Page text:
World Labyrinth Day is being held today (Saturday, 2 May) and despite COVID-19 local followers will be taking part.
Cynthia Hoogstraten from the Australian Labyrinth Network said there were a number of ways people could participate.
“The purpose has always been for Peace and Unity, although this year we will be including healing for obvious reasons,” Cynthia said.
“Its principal aim is to walk as one at 1pm in our individual time zones to send a wave of peaceful energy around the globe.
“Due to the current COVID-19 restrictions, there are no outdoor public events organised but people can consider options.
“There are online events that people can join through Australian Labyrinth Network.
“They are also able to download the design of a Finger Labyrinth which they can use at home.”
The Bundaberg Region has a permanent Labyrinth at the Uniting Church at Bargara which is open to the public.
“People are invited to walk the Labyrinth, but, of course, must adhere to social distancing and other government guidelines,” Cynthia said.
Cynthia Hoogstraten and Ramona Lane are the Wide Bay representatives for the Australian Labyrinth Network and are enthusiastic advocates of the value of labyrinths.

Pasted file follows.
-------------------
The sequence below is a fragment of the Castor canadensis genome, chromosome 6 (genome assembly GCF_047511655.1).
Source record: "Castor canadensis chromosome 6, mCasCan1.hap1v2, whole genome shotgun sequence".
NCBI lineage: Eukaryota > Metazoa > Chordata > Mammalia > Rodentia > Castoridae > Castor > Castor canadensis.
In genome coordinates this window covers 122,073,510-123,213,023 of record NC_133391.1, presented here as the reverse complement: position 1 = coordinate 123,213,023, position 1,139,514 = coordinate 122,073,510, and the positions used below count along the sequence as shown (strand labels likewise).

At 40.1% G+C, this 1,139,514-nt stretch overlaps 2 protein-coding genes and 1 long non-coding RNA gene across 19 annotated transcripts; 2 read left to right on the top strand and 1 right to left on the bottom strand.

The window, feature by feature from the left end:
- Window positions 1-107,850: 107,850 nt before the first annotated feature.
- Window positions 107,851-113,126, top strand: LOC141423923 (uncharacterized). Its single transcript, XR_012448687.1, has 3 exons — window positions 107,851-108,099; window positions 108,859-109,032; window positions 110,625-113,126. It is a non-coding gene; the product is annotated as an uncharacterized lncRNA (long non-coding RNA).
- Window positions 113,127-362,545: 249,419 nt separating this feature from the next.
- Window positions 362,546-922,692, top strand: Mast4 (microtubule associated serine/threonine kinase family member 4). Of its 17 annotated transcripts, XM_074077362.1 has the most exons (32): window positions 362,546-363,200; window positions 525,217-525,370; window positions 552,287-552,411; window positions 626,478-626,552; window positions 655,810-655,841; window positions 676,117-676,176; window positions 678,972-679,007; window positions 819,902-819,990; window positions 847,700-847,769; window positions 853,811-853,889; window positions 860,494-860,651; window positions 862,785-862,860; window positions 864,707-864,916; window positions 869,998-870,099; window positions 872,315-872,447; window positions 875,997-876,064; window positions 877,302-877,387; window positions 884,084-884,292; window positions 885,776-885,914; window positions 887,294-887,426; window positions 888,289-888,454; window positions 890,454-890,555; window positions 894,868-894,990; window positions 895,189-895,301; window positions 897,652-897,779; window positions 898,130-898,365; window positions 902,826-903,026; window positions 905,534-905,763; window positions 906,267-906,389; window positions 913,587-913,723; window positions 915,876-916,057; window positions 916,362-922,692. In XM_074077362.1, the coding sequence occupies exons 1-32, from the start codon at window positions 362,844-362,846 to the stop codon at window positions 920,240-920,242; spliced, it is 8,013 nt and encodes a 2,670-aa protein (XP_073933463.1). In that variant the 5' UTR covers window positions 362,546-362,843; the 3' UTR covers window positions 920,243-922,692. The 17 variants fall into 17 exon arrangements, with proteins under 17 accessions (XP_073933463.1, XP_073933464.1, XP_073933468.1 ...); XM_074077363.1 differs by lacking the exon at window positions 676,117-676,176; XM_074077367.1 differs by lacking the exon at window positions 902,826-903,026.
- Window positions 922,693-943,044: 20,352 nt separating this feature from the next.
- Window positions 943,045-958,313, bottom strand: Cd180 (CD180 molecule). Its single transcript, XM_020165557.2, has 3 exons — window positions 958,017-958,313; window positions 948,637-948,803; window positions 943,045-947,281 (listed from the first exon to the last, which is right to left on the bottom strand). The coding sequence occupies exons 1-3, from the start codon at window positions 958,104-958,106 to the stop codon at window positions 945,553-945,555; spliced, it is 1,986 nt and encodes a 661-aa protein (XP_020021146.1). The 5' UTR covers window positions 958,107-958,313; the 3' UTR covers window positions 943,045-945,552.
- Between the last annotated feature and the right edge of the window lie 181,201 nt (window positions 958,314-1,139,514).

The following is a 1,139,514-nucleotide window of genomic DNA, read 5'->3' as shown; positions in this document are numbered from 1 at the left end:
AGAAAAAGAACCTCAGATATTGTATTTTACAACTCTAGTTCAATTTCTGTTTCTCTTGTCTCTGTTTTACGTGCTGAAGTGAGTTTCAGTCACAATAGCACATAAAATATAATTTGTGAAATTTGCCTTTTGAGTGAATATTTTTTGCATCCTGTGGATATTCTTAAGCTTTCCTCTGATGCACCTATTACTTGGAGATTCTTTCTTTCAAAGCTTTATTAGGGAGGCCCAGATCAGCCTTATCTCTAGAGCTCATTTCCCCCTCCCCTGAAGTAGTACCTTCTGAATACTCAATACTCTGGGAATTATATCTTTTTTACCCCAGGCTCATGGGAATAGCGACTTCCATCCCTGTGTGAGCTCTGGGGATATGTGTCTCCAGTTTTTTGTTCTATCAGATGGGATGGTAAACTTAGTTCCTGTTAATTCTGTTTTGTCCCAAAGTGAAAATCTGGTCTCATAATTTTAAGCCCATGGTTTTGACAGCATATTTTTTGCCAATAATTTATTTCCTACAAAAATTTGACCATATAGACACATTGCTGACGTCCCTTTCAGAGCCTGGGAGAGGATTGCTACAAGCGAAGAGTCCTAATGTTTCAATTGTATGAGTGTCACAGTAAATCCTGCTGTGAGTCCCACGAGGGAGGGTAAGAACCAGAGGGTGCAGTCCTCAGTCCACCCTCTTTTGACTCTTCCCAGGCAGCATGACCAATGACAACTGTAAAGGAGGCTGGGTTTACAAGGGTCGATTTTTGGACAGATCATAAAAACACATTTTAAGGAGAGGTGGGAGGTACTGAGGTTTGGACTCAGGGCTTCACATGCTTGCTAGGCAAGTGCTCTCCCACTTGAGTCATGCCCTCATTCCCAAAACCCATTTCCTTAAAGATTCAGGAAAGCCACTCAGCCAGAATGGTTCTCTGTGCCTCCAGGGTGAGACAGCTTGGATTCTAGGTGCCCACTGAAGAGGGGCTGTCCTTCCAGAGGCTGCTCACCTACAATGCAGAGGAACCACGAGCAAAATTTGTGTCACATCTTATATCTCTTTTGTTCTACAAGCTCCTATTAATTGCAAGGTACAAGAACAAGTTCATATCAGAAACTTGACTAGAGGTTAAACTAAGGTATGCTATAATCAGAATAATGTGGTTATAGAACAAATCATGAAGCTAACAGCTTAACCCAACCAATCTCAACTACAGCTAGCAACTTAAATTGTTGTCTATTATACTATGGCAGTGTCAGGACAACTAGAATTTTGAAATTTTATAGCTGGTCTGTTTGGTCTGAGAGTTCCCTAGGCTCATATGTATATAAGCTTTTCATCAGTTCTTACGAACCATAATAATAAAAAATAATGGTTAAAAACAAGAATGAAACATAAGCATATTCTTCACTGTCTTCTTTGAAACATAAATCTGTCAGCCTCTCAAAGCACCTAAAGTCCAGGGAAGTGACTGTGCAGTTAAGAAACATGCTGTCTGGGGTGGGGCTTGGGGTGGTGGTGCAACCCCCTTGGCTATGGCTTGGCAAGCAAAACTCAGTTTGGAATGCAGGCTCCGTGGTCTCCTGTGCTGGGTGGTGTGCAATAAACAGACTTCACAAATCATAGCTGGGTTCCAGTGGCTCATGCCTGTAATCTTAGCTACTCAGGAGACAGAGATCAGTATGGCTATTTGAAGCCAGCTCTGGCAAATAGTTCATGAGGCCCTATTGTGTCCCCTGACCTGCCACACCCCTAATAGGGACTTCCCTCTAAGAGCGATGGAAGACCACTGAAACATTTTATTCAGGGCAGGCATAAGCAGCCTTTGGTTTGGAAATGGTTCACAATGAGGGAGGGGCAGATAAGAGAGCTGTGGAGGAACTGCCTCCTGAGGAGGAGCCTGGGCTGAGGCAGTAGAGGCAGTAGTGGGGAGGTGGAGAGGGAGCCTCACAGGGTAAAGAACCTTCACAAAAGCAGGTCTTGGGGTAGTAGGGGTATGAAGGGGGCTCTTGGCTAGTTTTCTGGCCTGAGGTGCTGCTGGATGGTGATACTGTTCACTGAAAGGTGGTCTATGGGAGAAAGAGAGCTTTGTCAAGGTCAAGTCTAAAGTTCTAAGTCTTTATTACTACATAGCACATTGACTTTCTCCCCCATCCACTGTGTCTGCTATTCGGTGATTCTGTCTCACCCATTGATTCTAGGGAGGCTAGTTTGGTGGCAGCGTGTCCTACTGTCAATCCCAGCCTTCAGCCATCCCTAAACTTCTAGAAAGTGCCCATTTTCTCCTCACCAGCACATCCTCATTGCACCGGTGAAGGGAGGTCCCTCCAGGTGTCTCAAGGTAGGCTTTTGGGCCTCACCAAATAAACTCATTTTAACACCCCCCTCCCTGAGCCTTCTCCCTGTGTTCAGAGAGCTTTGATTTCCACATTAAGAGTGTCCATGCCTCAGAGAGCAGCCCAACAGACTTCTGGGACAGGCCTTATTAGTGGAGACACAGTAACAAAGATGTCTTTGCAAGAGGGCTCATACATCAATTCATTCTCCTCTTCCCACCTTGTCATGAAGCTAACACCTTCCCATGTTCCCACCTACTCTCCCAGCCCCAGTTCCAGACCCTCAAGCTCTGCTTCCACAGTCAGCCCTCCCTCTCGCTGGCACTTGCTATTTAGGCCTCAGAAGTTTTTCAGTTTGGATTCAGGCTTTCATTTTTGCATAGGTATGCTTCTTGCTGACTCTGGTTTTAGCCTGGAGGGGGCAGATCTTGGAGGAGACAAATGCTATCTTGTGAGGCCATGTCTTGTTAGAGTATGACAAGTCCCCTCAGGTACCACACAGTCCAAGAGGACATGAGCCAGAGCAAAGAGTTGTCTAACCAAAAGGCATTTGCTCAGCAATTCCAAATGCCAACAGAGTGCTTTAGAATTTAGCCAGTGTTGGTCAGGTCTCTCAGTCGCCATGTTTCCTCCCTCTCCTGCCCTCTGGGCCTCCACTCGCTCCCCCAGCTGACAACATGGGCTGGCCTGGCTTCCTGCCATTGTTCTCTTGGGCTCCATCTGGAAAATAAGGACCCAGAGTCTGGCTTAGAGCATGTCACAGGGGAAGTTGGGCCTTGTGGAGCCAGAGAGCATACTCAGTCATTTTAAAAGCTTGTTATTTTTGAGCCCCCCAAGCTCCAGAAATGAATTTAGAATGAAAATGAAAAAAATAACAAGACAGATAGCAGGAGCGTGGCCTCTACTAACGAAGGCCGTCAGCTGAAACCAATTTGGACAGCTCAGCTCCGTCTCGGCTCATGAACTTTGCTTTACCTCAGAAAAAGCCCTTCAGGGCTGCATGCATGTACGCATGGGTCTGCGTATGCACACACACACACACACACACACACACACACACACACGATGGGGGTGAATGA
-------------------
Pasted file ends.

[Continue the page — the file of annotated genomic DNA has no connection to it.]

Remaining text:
“Ramona and I both have labyrinths in our gardens and like to create awareness of the benefits of walking labyrinths and facilitate walks,” Cynthia said.
“We have a growing following here in Bundaberg, with an email list of interested people and we use social media to promote events.
“Australia Day was the last public event we were invited to facilitate and the Labyrinth was drawn in the shape of a Koala, as it was symbolic of the bushfire season.
“Labyrinths have been walked for weddings, birthdays, memorials, special group events like International Day of Peace, Memory Walks for Dementia and just for personal reflection.
Cynthia said World Labyrinth Day highlighted the many benefits of walking the labyrinth.
“Individuals can create their own intention whether it is for stress relief, mindfulness, reflection, prayer, exercise, group connection or as a symbolic ritual,” Cynthia said.
“An ideal way to walk is to release or let go as you walk to the centre and then to resolve and receive as you follow the same path out.
“We often place an offering of flowers or found objects into the centre as a way of releasing whatever our personal intention might be.
“There is no wrong or right way to walk a Labyrinth.
“It is different from a maze where the paths can be confusing – with a labyrinth, there is one way in and one way out.”
To celebrate World Labyrinth Day visit the website here.
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